When the possiblity of War threatened Europe again, the family finally returned to live in England, on the 'Duchess of York
' of the Canadian Pacific Line from Montreal, Canada, arriving at Liverpool on 7.8.1936. Their son, Richard and his young family followed, arriving at Plymouth on 19.9.1937 on board the Cunard White Star Limited ship 'Alaunia
' from Montreal, Canada. Britain declared War against Germany on 3.9.1939, and Frank kept his old cowboy pistol
loaded and to hand, with enough bullets to take the lives of his wife, himself, and their children if need be, as he feared for their future under Nazi rule should their proposed invasion succeed, like many English parents did in those days.
Frank’s wife Emily Kate (Daisy) Crossley (1186-1964) with their older children Richard and Nora Barbara Drakes; their younger daughter Joan Barnby Drakes, was not yet born; she is pictured here during the 1940s with her pony and trap.
Edwin Rhodes Crossley (1857-1938), father of Emily above, on his horse 'Summer Prince', outside his home 'Dunholme' Sellindge, Kent (left) with his dogs (left to right) 'Zena', 'Dorcus', and 'Hector', and whilst hunting (right) locally near Sellindge, Kent during the 1920s & 1930s.
Edwin Rhodes Crossley and Kate Louisa Moss (his first wife), the parents of Emily Kate Crossley ('Daisy'), above.
Kate Louisa Crossley (née Moss) in later life.
'Granny Moss' of Wakefield, Yorks. She is believed to be Jane Moss (née Barmby), the mother of Kate Louisa Moss, above. She was the widow of Thomas Moss, who died in 1856, aged 36. (see W. Yorks Yeomanry
Tathwell Grange, Lincolnshire (another ‘Drakes’ family home).
There are several ‘Drakes’ in this photo, which is believed to be the Hainton (Lord Heneage’s), or the Girsby (Sir John Vigor-Fox’s), Cricket Team. Back row: Ben Drakes (5th from left); front row: John Drakes (far left); George Drakes (far right). There are several family stories of the 'Drakes' playing against 'the rest of the County', and one of the 'Drakes' team playing the 'Duckering' team.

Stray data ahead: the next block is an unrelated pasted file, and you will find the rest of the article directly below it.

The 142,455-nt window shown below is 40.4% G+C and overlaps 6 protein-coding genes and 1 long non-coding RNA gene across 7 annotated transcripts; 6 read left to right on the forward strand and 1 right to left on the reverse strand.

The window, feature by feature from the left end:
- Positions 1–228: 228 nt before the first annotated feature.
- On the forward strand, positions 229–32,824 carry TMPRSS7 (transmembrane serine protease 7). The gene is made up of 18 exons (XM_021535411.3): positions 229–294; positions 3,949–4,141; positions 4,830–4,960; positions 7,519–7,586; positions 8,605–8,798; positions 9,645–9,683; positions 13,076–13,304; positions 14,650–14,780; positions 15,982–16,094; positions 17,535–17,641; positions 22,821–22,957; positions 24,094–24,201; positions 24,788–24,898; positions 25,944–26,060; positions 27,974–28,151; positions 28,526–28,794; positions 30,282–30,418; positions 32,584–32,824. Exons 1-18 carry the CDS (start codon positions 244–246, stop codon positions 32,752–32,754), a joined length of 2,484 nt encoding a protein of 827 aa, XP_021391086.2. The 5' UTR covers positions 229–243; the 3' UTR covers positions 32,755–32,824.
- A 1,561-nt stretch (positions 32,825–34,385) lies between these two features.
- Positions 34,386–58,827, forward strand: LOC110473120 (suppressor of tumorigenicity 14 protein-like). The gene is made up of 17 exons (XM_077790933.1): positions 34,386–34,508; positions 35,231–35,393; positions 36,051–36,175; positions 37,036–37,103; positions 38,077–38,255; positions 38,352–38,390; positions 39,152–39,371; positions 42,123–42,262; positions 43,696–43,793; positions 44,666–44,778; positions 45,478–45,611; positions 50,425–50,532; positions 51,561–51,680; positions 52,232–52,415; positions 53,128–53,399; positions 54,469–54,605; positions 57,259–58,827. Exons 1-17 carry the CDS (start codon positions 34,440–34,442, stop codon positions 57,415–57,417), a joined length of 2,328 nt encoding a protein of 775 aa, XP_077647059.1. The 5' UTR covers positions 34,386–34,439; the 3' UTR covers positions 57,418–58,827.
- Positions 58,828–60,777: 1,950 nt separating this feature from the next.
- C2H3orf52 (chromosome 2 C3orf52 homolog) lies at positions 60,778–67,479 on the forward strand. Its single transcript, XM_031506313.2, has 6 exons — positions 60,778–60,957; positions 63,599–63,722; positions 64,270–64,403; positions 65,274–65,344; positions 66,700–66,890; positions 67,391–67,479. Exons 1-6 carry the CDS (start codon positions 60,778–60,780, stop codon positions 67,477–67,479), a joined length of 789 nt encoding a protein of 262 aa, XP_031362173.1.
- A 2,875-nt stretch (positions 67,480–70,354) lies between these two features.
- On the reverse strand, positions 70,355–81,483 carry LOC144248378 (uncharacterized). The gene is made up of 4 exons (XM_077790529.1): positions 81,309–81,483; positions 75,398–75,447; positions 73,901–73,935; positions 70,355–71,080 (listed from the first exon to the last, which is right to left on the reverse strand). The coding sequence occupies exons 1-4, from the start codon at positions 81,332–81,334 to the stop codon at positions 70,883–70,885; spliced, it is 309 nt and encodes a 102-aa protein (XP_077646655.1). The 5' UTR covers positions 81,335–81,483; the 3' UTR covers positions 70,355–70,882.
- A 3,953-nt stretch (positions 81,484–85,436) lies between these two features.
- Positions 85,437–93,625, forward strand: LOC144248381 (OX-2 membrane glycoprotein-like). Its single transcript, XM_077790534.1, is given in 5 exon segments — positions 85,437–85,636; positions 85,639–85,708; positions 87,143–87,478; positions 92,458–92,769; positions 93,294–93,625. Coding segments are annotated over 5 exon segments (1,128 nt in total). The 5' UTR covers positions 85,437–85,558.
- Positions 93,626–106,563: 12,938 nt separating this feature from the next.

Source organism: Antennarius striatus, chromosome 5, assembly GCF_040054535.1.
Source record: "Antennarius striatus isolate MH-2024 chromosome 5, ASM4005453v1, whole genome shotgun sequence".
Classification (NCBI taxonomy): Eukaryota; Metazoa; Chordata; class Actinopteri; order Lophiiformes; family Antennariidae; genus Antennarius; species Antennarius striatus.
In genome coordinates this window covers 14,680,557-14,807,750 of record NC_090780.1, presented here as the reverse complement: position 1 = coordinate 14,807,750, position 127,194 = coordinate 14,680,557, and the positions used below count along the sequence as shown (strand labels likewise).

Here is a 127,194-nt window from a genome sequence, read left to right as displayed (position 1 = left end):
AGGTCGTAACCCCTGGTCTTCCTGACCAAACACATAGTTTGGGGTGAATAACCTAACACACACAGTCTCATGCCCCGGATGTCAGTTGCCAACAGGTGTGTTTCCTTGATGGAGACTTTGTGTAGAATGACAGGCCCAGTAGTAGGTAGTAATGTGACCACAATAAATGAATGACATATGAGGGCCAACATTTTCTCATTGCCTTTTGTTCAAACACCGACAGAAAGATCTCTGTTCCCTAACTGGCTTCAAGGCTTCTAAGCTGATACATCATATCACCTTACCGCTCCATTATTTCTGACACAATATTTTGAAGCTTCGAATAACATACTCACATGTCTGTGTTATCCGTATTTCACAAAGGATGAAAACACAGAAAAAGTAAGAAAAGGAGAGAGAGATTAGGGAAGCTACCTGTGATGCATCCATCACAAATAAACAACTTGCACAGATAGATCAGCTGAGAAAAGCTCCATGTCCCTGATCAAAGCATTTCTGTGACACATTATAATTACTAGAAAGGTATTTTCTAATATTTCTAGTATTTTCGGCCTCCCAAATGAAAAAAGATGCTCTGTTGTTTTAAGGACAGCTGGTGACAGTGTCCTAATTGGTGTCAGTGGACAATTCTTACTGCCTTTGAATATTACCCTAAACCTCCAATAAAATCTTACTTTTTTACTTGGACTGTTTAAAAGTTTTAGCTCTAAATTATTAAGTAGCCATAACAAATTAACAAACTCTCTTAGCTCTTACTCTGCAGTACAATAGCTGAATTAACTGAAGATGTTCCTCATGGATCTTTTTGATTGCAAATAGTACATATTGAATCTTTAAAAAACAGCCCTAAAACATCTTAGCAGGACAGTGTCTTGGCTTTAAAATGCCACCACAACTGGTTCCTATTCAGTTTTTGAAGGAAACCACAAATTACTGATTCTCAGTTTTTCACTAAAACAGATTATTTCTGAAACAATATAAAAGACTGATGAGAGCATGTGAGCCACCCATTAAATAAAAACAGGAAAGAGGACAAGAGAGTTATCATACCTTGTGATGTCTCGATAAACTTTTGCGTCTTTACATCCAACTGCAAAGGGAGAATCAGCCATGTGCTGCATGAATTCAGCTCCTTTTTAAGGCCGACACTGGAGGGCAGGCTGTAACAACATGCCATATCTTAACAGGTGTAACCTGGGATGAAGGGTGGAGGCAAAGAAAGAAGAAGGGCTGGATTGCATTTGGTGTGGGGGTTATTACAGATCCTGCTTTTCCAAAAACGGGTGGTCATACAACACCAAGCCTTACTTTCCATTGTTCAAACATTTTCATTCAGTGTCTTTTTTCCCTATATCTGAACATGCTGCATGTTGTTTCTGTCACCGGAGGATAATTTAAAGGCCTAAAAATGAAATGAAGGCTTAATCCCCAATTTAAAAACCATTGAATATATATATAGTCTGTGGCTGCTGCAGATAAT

William Wade Drakes (b.1856) and Annie Maria Drakes, née Smith, (b.1877), with their daughters Mary (b.1904) and Annie (b.1901) at Hoe Hill Farm, Swinhope, Lincs.
In 2010, there were two 'Drakes' farm-cart signs on display at the Wheelwright's Workshop
at The Village Museum, Church Farm, Church Road South, Skegness, PE25 2HF, though the owners were farmers, not wheelwrights. This unique little museum, then run by Lincolnshire County Council, was threatened with closure, despite an excellent good group of volunteer supporters who work there for the benefit of all. I am delighted to say that in 2001 it was being run as an open-air museum by local volunteers. See their website: Church Farm Village Museum
These signs belonged to: ‘Reuben Drakes, (1881-1928)’ & ‘Basil Reuben Drakes & William John Drakes, (his sons)’, who farmed at Roseville Farm, Swaby, Lincs., until the 1930s.
Wolds farm waggons loaded with woolsacks c1910.
For many centuries, the Lincolnshire Wolds sheep had supplied the best-quality wool for making Flemish tapestries. Such exports, initially undertaken by the Abbeys until the Dissolution of 1538, were sent via the port of Boston or from the river Humber on the east coast. Even goods from western side of England had to be carried by mules over the Pennines to be exported to Europe via these routes. The discovery of America, and the eventual development of Liverpool and Bristol as a direct result, changed the entire system for exports and Boston gradually fell into disuse as a major port, though Kingston-upon-Hull has survived. The Flemish wool trade seems to have had its hay-day before the Dissolution and never to have recovered to its former wealth.
The blacksmith's shop at Alford, Lincolnshire c.1910.
There were Drakes living at Alford, Lincolnshire, and there were known 'Drakes' blacksmiths elsewhere in Lincolnshire. Though there is no evidence that the above blacksmiths were named 'Drakes', no doubt they would have had similar premises.